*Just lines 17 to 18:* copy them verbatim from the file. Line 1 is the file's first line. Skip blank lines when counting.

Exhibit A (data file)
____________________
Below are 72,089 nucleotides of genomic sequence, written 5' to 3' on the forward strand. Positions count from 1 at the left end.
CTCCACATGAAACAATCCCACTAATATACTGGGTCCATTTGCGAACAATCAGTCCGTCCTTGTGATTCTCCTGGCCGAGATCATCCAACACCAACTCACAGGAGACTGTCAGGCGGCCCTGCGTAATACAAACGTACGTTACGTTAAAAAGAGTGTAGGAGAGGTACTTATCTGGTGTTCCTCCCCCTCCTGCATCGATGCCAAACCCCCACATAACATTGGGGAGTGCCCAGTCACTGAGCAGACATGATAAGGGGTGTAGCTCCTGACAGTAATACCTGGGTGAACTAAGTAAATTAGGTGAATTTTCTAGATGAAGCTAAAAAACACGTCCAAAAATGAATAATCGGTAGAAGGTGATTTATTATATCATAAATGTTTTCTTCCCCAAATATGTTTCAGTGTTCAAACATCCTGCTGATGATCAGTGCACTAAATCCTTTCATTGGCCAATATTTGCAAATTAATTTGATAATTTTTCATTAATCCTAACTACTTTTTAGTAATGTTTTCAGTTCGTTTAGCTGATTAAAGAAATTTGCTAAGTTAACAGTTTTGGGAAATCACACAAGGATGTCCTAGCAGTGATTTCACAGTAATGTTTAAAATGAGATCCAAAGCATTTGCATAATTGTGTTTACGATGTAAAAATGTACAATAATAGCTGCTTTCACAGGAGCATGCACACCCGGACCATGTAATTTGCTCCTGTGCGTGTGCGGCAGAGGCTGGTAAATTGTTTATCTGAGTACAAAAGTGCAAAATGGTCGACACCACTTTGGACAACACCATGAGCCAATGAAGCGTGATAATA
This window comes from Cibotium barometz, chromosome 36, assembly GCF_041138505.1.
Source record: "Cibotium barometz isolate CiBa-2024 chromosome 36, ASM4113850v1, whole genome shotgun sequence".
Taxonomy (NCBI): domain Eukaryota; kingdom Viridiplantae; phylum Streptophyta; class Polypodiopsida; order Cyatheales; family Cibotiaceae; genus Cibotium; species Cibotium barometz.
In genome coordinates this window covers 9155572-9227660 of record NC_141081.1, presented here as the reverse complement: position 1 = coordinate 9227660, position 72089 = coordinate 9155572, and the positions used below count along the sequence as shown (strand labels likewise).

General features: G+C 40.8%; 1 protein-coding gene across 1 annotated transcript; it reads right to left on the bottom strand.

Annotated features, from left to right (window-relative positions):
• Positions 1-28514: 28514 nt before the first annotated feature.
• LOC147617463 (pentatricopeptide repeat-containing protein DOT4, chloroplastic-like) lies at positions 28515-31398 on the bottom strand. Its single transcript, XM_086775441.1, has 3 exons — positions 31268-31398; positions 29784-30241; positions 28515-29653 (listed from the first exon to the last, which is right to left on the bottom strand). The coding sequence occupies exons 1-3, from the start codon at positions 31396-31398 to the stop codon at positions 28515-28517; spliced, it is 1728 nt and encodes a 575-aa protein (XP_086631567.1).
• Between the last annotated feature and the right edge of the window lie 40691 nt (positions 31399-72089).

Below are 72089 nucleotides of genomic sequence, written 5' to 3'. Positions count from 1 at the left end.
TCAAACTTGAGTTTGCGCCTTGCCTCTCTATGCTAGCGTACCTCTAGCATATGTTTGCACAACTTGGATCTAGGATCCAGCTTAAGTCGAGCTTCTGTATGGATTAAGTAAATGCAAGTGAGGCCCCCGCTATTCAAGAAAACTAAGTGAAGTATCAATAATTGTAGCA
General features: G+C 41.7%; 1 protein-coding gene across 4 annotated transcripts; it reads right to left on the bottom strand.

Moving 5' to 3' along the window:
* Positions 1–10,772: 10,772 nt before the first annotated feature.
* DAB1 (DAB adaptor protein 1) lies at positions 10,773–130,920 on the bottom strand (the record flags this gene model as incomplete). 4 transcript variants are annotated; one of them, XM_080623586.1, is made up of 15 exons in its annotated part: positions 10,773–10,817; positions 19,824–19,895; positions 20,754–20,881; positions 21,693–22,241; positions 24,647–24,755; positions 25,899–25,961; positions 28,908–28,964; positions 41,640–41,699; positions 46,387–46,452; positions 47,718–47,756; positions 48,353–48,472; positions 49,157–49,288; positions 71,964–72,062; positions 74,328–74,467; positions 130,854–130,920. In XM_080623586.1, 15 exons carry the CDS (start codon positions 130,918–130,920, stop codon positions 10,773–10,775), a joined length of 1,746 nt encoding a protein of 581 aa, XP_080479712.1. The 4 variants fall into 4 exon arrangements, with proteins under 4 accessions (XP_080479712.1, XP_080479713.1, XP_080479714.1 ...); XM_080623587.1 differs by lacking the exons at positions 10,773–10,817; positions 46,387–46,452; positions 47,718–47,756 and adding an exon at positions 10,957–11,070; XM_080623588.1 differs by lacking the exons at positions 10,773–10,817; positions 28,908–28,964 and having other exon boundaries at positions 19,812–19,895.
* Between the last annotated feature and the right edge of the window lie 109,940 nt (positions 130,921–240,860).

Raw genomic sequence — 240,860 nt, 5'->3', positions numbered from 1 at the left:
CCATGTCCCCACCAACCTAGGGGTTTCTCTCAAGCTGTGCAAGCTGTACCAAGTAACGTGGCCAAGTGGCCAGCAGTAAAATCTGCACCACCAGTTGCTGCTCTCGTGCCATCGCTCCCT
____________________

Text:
* DAB1 (DAB adaptor protein 1) lies at positions 10,773–130,920 on the bottom strand (the record flags this gene model as incomplete). 4 transcript variants are annotated; one of them, XM_080623586.1, is made up of 15 exons in its annotated part: positions 10,773–10,817; positions 19,824–19,895; positions 20,754–20,881; positions 21,693–22,241; positions 24,647–24,755; positions 25,899–25,961; positions 28,908–28,964; positions 41,640–41,699; positions 46,387–46,452; positions 47,718–47,756; positions 48,353–48,472; positions 49,157–49,288; positions 71,964–72,062; positions 74,328–74,467; positions 130,854–130,920. In XM_080623586.1, 15 exons carry the CDS (start codon positions 130,918–130,920, stop codon positions 10,773–10,775), a joined length of 1,746 nt encoding a protein of 581 aa, XP_080479712.1. The 4 variants fall into 4 exon arrangements, with proteins under 4 accessions (XP_080479712.1, XP_080479713.1, XP_080479714.1 ...); XM_080623587.1 differs by lacking the exons at positions 10,773–10,817; positions 46,387–46,452; positions 47,718–47,756 and adding an exon at positions 10,957–11,070; XM_080623588.1 differs by lacking the exons at positions 10,773–10,817; positions 28,908–28,964 and having other exon boundaries at positions 19,812–19,895.
* Between the last annotated feature and the right edge of the window lie 109,940 nt (positions 130,921–240,860).